In addition, the blueline is staggered with lockdown defensemen and two Vezina candidates guarding the crease.

One challenge for this team, and for any roster in a tournament of this nature, is the ability to find instant chemistry with line mates. In theory, Panarin can set up a few of the top scorers but does it work in reality?

Due to the balance of the roster and varied characteristics, I believe this team would have the inside track to winning this mythical tournament.

Surprising omissions

John Tavares: It wasn’t too long ago that Tavares was the most sought-after free agent in the summer of 2018, but it was challenging to find a spot for the Maple Leafs captain on this roster. It was a tight race between No. 91 and Mika Zibanejad for the third line center position, but the Swedish right-handed centerman has become one of the more dynamic players in the NHL. Tavares is a world-class player. He could easily slide back onto the roster and change the narrative with a dominant stretch when professional hockey returns.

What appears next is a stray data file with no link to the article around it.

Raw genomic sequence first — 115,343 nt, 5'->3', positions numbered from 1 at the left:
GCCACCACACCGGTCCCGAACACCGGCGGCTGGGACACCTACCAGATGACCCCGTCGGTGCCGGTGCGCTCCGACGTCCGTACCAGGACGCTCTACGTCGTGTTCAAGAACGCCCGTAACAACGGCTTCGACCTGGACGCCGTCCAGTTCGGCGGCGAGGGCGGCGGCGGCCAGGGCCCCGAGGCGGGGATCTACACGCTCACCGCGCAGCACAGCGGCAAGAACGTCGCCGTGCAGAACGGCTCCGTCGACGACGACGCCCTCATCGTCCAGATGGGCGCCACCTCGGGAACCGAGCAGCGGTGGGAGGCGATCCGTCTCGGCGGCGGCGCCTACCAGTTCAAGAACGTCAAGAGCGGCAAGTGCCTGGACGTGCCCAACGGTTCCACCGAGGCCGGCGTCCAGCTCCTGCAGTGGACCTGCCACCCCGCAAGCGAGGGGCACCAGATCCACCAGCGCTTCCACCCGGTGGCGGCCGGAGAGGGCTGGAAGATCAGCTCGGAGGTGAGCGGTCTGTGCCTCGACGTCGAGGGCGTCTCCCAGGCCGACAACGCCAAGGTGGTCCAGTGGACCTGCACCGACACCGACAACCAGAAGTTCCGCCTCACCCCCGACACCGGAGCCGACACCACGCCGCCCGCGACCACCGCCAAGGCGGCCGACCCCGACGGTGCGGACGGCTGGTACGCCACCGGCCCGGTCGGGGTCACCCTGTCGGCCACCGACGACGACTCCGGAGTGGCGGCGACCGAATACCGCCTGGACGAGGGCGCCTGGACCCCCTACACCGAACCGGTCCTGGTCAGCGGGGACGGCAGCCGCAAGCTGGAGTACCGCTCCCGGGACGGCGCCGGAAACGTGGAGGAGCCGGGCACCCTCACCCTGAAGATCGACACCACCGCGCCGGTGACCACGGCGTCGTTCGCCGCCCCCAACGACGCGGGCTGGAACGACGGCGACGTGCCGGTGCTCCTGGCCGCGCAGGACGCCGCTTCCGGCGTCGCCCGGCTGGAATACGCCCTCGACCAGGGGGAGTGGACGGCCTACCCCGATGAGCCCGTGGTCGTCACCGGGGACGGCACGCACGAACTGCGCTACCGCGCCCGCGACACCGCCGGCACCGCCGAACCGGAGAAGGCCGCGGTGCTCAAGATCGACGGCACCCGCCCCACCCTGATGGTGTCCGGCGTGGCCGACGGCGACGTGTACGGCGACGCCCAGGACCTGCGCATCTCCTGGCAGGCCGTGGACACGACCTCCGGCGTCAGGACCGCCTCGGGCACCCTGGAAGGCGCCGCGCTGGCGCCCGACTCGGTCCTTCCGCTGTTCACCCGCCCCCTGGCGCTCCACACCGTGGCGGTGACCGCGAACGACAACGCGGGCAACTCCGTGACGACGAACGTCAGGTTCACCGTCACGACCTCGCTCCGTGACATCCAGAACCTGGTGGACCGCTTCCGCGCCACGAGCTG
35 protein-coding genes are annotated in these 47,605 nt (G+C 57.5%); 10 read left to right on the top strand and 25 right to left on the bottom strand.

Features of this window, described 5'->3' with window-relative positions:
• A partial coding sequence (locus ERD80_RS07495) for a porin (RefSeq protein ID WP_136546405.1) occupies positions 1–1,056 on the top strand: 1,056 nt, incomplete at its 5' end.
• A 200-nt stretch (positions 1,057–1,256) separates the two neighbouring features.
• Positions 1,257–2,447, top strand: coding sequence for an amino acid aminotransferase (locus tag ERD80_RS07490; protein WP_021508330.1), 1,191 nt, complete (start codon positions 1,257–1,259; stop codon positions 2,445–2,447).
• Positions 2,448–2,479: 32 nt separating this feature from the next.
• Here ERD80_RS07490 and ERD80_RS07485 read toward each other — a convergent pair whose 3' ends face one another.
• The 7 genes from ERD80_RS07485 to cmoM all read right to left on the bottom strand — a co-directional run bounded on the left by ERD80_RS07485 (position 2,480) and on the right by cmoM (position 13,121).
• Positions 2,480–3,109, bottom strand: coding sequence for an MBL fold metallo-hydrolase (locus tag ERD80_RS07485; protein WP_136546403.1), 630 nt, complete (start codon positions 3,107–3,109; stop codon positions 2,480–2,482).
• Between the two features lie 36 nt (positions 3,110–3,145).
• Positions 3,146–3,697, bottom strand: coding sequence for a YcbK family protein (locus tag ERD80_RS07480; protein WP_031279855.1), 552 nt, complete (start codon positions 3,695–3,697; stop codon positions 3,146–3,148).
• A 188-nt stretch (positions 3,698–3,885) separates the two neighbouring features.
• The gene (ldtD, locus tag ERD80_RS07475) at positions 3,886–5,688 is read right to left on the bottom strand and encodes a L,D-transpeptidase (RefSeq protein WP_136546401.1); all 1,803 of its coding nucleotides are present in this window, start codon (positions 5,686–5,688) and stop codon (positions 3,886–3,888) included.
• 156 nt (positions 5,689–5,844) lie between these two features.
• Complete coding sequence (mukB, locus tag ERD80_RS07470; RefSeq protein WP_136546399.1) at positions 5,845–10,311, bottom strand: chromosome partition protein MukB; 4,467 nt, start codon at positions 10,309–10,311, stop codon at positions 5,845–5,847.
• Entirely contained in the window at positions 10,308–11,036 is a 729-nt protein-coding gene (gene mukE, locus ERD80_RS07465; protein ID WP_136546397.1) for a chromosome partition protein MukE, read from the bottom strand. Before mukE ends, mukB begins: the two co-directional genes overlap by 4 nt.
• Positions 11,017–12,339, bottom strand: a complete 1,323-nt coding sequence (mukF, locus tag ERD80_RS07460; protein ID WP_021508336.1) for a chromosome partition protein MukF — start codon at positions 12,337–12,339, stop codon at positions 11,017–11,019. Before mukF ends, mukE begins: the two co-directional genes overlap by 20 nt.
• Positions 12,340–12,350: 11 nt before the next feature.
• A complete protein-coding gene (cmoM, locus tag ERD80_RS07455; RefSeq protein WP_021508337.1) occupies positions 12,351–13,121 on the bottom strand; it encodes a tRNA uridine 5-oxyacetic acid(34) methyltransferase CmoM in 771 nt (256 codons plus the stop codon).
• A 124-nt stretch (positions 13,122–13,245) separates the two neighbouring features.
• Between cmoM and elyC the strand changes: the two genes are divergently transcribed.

Erik Karlsson: This Swedish defenseman used to terrorize the league with his smooth skating and incredible vision. However, Karlsson hasn’t looked like himself since being traded to the San Jose Sharks in September of 2018. He routinely crossed the 60-point plateau and set a career-high with 82 points in 2015-16, but injuries have slowed him down the past two seasons. This mythical tournament will require teams to perform at an incredibly high level and there is no room for someone who has not been at the top of his game.


Scott Charles is a writer for Pro Hockey Talk on NBC Sports. Drop him a line at phtblog@nbcsports.com or follow him on Twitter @ScottMCharles.

Panthers have a lot to prove, starting with big test vs. Maple Leafs

Panthers face test in Atlantic third seed race vs. Maple Leafs